“With Teck’s five existing mines in the Elk Valley and decades of mining already permitted, we desperately need a real assessment of the overall impacts from so much mountain-top removal coal mining in one valley.”

While the mine was not automatically selected for federal assessment as Teck claimed it was only a small expansion of the existing Fording River coal mine, Minister Wilkinson pointed to the large size of the mine in his decision, he added.

The Minister also highlighted the downstream dangers from the mine for fish in the U.S., including species at risk and impacts on U.S. First Nations.

“Just last week, scientists announced that the amount of selenium pollution in Lake Koocanusa should be kept to less than half of what Teck is already sending downstream,” said Sander-Green. “If Teck can’t show how they can reduce selenium pollution downstream of their mines in the long-term—that means without expensive short-term fixes like water treatment that just push the problem down the road—then no reasonable environmental assessment should approve this mine.”

Wilkinson also pointed to concerns from many who weighed in on the project, including his own Ministry, that B.C.’s environmental assessment wouldn’t look carefully enough at all of the environmental risks of the mine.

“B.C.’s past environmental assessments for coal mines in the Elk Valley haven’t grappled with the long-term dangers of water pollution,” said Sander-Green, “so we’re very happy to see Minister Wilkinson acknowledge people’s concerns that B.C.’s assessments and permitting aren’t keeping our rivers and fish safe.”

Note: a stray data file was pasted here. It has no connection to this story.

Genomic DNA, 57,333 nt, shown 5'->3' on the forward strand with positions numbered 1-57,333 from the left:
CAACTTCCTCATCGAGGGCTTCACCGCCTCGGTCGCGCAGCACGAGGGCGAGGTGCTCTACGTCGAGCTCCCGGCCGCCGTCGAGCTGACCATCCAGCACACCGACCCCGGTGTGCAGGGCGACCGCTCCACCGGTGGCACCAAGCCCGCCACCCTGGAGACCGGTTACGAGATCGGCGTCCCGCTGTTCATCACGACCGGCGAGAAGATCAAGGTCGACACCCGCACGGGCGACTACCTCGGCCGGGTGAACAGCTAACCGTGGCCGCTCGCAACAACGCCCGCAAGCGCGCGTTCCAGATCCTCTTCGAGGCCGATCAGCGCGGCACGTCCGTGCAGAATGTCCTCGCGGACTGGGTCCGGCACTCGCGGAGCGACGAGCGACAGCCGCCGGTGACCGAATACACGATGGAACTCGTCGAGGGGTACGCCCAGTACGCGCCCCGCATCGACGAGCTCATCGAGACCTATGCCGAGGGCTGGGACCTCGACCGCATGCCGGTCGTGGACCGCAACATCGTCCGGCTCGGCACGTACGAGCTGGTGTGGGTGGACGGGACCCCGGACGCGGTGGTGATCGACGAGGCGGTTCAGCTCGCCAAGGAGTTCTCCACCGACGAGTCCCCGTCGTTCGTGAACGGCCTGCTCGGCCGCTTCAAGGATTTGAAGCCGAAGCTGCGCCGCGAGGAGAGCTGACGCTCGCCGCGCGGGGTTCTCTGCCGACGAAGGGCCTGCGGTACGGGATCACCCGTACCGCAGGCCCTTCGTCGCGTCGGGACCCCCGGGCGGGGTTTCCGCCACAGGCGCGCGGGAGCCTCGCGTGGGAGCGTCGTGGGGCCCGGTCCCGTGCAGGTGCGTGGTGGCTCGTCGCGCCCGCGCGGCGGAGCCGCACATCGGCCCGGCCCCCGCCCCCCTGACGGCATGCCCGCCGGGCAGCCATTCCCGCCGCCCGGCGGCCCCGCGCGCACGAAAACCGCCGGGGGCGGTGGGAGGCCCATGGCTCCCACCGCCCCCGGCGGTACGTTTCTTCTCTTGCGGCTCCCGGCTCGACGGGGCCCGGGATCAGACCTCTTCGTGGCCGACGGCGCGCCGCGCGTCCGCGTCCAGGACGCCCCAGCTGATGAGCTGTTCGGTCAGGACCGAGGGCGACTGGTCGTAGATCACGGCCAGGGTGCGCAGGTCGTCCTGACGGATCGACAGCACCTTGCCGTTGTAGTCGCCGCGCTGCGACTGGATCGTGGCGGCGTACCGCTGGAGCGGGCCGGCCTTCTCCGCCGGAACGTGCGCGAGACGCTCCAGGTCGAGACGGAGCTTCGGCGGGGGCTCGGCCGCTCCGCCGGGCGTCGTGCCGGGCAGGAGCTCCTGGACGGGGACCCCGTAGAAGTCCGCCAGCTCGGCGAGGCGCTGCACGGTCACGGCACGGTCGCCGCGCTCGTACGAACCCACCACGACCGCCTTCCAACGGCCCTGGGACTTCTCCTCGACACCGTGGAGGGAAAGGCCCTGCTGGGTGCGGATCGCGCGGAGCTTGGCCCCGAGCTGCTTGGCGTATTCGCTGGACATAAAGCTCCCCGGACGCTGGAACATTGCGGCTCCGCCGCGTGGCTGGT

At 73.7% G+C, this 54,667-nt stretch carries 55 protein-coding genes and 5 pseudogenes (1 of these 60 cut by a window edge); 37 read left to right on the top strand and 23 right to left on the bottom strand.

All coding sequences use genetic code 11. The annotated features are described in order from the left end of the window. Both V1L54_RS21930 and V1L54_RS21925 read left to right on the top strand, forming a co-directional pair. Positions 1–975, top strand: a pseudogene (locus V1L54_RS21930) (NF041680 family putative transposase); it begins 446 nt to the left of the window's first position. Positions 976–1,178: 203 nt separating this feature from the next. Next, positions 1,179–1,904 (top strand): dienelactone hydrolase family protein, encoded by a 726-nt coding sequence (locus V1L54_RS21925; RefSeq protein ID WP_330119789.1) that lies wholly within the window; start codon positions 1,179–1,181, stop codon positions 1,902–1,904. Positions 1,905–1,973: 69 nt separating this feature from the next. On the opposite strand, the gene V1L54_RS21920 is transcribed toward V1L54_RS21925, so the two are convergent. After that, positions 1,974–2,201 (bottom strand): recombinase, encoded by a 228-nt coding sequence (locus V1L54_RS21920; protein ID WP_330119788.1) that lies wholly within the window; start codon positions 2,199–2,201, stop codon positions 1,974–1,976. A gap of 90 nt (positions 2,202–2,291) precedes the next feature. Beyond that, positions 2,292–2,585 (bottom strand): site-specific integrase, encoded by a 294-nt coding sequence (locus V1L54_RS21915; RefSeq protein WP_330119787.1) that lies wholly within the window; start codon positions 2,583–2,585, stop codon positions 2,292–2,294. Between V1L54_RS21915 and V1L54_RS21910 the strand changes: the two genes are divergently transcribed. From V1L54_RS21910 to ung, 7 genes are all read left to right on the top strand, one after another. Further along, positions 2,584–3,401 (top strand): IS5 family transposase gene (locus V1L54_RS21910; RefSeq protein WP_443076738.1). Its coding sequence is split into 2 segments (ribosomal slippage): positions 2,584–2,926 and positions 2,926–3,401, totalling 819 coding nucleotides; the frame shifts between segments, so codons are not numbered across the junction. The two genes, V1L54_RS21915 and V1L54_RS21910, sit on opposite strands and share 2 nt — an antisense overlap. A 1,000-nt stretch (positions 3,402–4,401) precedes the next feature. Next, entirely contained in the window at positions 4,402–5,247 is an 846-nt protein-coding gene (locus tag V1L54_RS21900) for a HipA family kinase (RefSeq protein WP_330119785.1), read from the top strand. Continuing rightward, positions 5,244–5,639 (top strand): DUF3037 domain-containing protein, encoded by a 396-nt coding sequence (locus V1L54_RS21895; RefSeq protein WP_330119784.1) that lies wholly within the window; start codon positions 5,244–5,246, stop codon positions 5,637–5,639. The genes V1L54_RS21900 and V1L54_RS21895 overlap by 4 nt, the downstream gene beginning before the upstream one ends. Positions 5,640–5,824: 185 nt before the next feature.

In their report to the Minister, Canada’s Impact Assessment Agency made it clear that, while B.C. and Canada can work together to make the assessment process go smoothly, a separate federal assessment is needed, Wildsight stated.

With multiple First Nations weighing in for the federal assessment from both sides of the U.S.-Canada border, Wilkinson also acknowledged that the mine could have impacts on First Nations’ rights in their traditional territories.

“The Castle Project is part of the existing Fording River Operations and is necessary to maintain the 1,400 direct jobs and economic activity that the operation generates,” noted Teck’s Fraser.

“Mining in the Elk Valley provides about 4,000 jobs directly and over 11,000 jobs indirectly. We also contribute important revenues for government services, as well as billions of dollars for supplies. Teck is committed to engaging with communities and Indigenous groups to ensure that the environment is protected and that the project creates local benefits and opportunity.

We are making significant progress towards achieving the objectives of the Elk Valley Water Quality Plan (EVWQP).”

Fraser pointed out Teck’s first water treatment facility at Line Creek operation is successfully treating up to 7.5 million litres of water per day, and “we are seeing reductions in selenium concentrations downstream of the facility.

“In addition, our first Saturated Rock Fill (SRF) facility has been successfully treating up to 10 million litres of mine-affected water per day at Elkview Operations. The Elkview Operations SRF is achieving near-complete removal of selenium and nitrate, and we are now working to double its treatment capacity to 20 million litres per day.

“We are constructing a third facility, the Fording River Operations tank-based plant, with an expected capacity of 20 million litres per day, which is scheduled to be operational in 2021. A fourth water treatment facility (SRF technology) has also begun construction at Fording River Operations.

“In 2021, we expect to have capacity to treat up to 47.5 million litres per day, and we expect significant reductions of selenium and nitrate in the watershed as a result,” Fraser said.

See the Impact Assessment Agency of Canada report.